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Transl Res. 2015 Jan;165(1):200-20. doi: 10.1016/j.trsl.2014.05.006. Epub 2014 May 16.

Epigenomics of Alzheimer's disease.

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Rush Alzheimer's Disease Center, Rush University Medical Center, Chicago, Ill. Electronic address:
Rush Alzheimer's Disease Center, Rush University Medical Center, Chicago, Ill.
Program in Translational NeuroPsychiatric Genomics, Institute for the Neurosciences, Departments of Neurology and Psychiatry, Brigham and Women's Hospital, Boston, Mass; Harvard Medical School, Boston, Mass; Program in Medical and Population Genetics, Broad Institute, Cambridge, Mass.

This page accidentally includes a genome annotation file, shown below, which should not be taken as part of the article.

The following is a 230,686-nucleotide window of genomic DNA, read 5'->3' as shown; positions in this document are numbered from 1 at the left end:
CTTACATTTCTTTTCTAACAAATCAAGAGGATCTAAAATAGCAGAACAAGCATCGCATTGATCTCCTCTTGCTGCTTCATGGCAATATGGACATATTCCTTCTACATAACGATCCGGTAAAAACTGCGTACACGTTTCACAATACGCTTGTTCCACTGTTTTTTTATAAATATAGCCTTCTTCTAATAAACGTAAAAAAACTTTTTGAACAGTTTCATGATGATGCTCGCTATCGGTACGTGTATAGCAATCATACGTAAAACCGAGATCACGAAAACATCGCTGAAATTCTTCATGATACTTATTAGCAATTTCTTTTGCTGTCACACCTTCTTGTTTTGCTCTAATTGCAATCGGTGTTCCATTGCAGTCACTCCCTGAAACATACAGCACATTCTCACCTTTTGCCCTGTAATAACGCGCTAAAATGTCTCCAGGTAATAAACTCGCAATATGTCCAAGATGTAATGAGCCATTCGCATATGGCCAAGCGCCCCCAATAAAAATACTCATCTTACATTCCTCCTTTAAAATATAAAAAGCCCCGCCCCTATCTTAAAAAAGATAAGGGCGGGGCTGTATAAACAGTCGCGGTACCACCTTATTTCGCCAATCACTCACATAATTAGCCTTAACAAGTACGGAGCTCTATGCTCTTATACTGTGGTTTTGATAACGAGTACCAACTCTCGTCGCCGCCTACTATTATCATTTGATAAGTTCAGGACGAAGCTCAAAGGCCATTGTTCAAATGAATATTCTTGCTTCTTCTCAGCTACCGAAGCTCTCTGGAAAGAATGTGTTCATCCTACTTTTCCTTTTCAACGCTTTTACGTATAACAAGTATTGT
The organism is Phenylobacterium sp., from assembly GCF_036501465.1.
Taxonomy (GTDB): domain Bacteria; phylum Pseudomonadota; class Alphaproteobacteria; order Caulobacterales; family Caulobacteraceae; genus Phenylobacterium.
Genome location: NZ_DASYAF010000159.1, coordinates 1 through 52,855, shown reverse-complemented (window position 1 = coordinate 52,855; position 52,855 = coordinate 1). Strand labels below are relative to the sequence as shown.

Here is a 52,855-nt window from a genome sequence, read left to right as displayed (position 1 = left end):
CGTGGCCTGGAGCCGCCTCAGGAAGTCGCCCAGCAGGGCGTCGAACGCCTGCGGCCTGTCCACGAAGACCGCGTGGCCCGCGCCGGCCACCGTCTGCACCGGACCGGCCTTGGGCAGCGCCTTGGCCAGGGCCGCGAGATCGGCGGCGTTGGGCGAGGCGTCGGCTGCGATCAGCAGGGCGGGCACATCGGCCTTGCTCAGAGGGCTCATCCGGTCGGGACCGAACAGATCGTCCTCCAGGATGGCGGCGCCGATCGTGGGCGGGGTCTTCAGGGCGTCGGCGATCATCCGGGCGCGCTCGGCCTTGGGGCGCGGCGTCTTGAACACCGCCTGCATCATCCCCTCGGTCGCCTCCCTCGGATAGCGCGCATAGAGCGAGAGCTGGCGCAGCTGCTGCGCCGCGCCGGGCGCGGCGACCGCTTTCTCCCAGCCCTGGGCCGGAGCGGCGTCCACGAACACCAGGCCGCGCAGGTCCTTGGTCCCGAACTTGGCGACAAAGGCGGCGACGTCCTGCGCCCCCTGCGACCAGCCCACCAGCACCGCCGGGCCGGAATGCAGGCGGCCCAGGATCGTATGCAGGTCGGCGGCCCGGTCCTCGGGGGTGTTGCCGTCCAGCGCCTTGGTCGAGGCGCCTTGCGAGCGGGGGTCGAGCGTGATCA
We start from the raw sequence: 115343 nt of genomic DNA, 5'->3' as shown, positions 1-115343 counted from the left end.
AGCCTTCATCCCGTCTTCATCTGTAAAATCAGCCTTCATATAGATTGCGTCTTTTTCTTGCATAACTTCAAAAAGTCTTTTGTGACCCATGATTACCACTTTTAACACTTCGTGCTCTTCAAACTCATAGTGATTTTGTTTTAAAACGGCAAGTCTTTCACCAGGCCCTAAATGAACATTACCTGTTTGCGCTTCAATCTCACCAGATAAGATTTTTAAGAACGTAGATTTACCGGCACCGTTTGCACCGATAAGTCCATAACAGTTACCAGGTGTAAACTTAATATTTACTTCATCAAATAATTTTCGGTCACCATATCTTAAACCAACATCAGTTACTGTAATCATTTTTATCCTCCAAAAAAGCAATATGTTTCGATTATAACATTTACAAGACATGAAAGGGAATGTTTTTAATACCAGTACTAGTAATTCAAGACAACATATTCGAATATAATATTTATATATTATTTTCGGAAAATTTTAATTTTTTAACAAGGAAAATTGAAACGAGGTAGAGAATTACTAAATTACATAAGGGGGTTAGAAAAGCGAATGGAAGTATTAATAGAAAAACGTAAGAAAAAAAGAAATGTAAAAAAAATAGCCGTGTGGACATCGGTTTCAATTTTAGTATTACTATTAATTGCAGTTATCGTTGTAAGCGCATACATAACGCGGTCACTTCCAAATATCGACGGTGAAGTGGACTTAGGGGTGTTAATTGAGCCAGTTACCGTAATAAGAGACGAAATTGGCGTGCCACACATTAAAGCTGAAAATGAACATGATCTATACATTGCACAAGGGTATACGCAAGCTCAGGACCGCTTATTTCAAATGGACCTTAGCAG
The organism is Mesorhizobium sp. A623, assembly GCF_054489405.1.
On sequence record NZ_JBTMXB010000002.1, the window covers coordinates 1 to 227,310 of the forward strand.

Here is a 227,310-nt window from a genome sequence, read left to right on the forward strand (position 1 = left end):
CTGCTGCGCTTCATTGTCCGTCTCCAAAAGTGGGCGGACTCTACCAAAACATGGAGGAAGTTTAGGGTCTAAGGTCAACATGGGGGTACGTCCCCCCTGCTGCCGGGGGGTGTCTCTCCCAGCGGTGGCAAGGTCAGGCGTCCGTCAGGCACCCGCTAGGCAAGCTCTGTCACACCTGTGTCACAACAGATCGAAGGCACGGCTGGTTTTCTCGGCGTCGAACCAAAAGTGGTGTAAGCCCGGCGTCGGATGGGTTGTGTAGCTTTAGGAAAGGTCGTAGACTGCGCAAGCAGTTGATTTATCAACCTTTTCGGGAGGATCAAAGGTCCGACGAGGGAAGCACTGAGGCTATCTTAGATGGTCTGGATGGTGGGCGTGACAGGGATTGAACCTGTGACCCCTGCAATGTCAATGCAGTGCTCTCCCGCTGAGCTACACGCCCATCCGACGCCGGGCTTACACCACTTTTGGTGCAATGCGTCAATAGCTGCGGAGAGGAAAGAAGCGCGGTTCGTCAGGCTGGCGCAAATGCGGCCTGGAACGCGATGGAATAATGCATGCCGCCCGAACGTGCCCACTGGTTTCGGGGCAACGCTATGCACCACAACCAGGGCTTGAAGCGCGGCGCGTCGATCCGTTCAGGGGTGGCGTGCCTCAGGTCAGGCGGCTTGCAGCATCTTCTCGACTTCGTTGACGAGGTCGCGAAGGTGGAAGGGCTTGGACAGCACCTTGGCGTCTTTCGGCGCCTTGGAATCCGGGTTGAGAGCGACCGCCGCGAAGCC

Alzheimer's disease (AD) is a large and growing public health problem. It is characterized by the accumulation of amyloid β peptides and abnormally phosphorylated tau proteins that are associated with cognitive decline and dementia. Much has been learned about the genomics of AD from linkage analyses and, more recently, genome-wide association studies. Several but not all aspects of the genomic landscape are involved in amyloid β metabolism. The moderate concordance of disease among twins suggests other factors, potentially epigenomic factors, are related to AD. We are at the earliest stages of examining the relation of the epigenome to the clinical and pathologic phenotypes that characterize AD. Our literature review suggests that there is some evidence of age-related changes in human brain methylation. Unfortunately, studies of AD have been relatively small with limited coverage of methylation sites and microRNA, let alone other epigenomic marks. We are in the midst of 2 large studies of human brains including coverage of more than 420,000 autosomal cytosine-guanine dinucleotides with the Illumina Infinium HumanMethylation450 BeadArray, and histone acetylation with chromatin immunoprecipitation sequencing. We present descriptive data to help inform other researchers what to expect from these approaches to better design and power their studies. We then discuss future directions to inform on the epigenomic architecture of AD.

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